Valuation is more important than capital raised to preserve your ownership. To determine this, we looked at founder ownership relative to equity raised for 110 publicly traded tech companies. Our goal was to see if founders that raised less capital owned more equity upon exit, and vice versa, founders that raised more capital owned less equity upon exit. The data surprised us as there is no discernable relationship between founder ownership and capital raised. We thought the more equity raised, the lower founder ownership would be, but that didn’t turn out to be the case. We suspect this means the valuation at which you raise has a greater impact on your ownership than the amount of capital raised.
In order to determine a relationship, we look at correlation. Recall that if the correlation was -1, it would mean definitively that the more equity raised, the lower founder ownership would be. Alternatively a correlation of 0 would mean there is no relationship at all between capital raised and founder equity, and a correlation closer to 1 would mean the more equity raised, the higher a founder’s ownership would be (very perverse). The data is below.
Software shows no correlation. Software is the only category where we really have a lot of companies to look at such that we can isolate that category. In the software category, you can see the correlation is -.01 meaning there is no discernable relationship between capital raised and founder ownership.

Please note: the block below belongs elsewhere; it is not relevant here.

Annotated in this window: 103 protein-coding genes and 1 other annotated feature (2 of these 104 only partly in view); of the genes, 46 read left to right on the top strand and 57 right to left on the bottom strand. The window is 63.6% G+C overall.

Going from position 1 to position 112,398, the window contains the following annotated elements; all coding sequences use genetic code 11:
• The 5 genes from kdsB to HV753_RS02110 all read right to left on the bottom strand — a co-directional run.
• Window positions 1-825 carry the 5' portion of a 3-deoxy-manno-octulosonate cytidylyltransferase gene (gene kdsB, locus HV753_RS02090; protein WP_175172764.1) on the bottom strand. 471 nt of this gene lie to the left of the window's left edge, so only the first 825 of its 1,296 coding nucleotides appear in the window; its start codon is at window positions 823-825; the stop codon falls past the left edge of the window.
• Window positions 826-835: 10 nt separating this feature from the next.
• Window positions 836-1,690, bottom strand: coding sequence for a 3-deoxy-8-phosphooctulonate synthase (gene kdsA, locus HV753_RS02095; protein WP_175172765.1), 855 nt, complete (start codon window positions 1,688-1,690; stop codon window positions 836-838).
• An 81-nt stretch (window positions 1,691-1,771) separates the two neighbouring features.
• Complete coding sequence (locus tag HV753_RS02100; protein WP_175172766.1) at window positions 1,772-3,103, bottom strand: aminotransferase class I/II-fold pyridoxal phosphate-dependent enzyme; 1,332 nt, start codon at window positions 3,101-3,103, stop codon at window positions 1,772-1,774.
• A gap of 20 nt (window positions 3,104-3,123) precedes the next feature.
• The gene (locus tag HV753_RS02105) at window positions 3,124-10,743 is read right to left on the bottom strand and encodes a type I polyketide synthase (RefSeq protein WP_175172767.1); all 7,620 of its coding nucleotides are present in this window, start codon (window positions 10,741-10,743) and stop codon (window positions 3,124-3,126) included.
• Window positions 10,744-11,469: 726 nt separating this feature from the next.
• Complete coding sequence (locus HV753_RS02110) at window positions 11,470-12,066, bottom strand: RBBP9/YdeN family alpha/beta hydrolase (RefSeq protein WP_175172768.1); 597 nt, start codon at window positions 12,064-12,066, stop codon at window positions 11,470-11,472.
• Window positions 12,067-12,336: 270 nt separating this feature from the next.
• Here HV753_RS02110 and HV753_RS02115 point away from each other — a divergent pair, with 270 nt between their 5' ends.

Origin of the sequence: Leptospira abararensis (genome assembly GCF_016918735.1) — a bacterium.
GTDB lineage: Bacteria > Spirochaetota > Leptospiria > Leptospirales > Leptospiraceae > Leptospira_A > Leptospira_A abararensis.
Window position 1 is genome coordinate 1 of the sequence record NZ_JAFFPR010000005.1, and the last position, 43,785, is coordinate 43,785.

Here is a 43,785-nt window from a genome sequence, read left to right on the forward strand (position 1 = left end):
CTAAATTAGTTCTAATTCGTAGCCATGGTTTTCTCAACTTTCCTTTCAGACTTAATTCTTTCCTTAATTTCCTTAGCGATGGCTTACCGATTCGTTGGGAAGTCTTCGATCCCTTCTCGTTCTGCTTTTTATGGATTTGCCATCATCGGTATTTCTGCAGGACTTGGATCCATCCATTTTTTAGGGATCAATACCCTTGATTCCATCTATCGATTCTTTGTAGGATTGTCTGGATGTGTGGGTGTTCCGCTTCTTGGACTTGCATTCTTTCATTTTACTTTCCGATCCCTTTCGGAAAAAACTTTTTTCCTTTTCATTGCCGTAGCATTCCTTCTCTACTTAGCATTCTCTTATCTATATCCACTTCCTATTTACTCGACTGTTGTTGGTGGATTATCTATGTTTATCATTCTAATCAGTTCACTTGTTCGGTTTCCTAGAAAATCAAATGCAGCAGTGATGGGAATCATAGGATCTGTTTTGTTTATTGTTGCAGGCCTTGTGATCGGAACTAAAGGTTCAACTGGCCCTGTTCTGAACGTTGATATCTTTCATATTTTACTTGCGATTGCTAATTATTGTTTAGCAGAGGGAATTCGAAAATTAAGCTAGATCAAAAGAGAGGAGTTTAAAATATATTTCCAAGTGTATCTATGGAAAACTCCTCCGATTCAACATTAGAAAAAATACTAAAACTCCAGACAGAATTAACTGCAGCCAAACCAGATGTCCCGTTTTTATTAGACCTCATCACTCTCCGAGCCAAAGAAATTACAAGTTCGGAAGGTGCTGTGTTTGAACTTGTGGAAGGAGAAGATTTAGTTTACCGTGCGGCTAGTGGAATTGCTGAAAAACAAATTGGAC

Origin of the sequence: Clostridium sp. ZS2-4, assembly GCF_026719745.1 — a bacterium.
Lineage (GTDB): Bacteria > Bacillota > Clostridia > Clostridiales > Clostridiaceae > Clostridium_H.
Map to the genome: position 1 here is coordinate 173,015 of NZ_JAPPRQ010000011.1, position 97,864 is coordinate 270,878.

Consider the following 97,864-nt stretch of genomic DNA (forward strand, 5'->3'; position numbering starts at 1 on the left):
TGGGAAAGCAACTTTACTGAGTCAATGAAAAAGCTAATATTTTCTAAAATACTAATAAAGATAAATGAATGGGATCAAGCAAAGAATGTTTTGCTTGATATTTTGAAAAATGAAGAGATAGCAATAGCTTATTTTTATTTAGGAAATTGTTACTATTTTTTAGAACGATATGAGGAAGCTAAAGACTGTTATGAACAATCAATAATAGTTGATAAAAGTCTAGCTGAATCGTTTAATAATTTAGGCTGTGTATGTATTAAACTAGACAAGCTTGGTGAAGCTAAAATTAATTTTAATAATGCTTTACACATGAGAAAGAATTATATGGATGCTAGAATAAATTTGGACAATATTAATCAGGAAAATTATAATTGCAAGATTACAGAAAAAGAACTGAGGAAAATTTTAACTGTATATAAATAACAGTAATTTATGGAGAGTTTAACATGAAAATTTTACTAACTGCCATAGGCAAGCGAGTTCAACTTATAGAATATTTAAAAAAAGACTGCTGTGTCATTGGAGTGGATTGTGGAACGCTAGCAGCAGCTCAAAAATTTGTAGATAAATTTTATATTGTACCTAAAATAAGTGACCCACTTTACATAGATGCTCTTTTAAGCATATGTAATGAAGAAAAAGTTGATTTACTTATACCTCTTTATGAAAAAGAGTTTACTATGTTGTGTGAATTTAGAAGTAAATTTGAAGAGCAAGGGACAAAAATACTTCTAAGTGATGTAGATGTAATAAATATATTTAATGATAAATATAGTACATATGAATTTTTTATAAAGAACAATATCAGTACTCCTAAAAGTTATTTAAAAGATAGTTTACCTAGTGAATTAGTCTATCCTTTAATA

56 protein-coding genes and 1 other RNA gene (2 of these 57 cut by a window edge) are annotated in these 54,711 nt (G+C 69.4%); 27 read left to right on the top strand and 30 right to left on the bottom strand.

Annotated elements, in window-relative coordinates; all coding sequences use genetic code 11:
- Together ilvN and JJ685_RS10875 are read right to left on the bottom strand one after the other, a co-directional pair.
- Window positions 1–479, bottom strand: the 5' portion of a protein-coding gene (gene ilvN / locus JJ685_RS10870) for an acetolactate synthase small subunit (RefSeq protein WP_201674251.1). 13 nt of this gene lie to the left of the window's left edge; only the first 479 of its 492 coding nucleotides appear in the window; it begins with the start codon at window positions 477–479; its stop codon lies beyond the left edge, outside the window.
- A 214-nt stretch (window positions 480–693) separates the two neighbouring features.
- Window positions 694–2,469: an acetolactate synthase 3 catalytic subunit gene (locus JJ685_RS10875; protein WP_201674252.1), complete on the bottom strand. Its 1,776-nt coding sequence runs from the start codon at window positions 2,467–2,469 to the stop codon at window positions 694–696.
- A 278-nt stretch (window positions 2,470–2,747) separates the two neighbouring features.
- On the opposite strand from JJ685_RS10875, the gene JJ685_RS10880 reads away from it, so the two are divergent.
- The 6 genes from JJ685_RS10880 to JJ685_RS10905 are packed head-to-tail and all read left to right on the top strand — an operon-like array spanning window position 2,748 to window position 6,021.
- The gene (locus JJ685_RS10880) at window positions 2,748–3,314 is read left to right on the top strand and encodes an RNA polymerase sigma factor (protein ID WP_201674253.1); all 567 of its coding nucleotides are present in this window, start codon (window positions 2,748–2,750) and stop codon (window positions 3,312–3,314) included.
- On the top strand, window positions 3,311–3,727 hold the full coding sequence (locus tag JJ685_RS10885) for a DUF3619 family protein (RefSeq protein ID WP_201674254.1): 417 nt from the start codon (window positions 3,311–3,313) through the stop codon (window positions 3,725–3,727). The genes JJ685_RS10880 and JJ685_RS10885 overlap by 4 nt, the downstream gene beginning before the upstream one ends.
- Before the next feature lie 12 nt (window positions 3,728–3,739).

Hardware and ecommerce show negative correlation. Hardware and ecommerce are the only other categories where we believe there are enough companies to look at each segment in isolation. Hardware had a correlation of -0.61 and ecommerce was -0.44. This is more in line with what we expected to see. In other words, the more you raise in those categories, the less founders own.
No correlation generally. For the entire set, the correlation is -0.07, when we exclude software it’s -0.19, and when we look at just software it’s -0.01.
So how can there be no relationship between founder equity and capital raised? Does this mean you should raise as much money as possible? No. Looking at the data in a silo is somewhat misleading: if you raise money, you’re getting diluted. That’s a fact. But, valuation matters so if you can raise at very high valuations, your equity is much more likely to be preserved whereas if you’re getting low valuations, large capital raises will eat materially into founder equity.
The data leads us to conclude that valuation is more important than total capital raised when determining the impact of capital raises on founder ownership.
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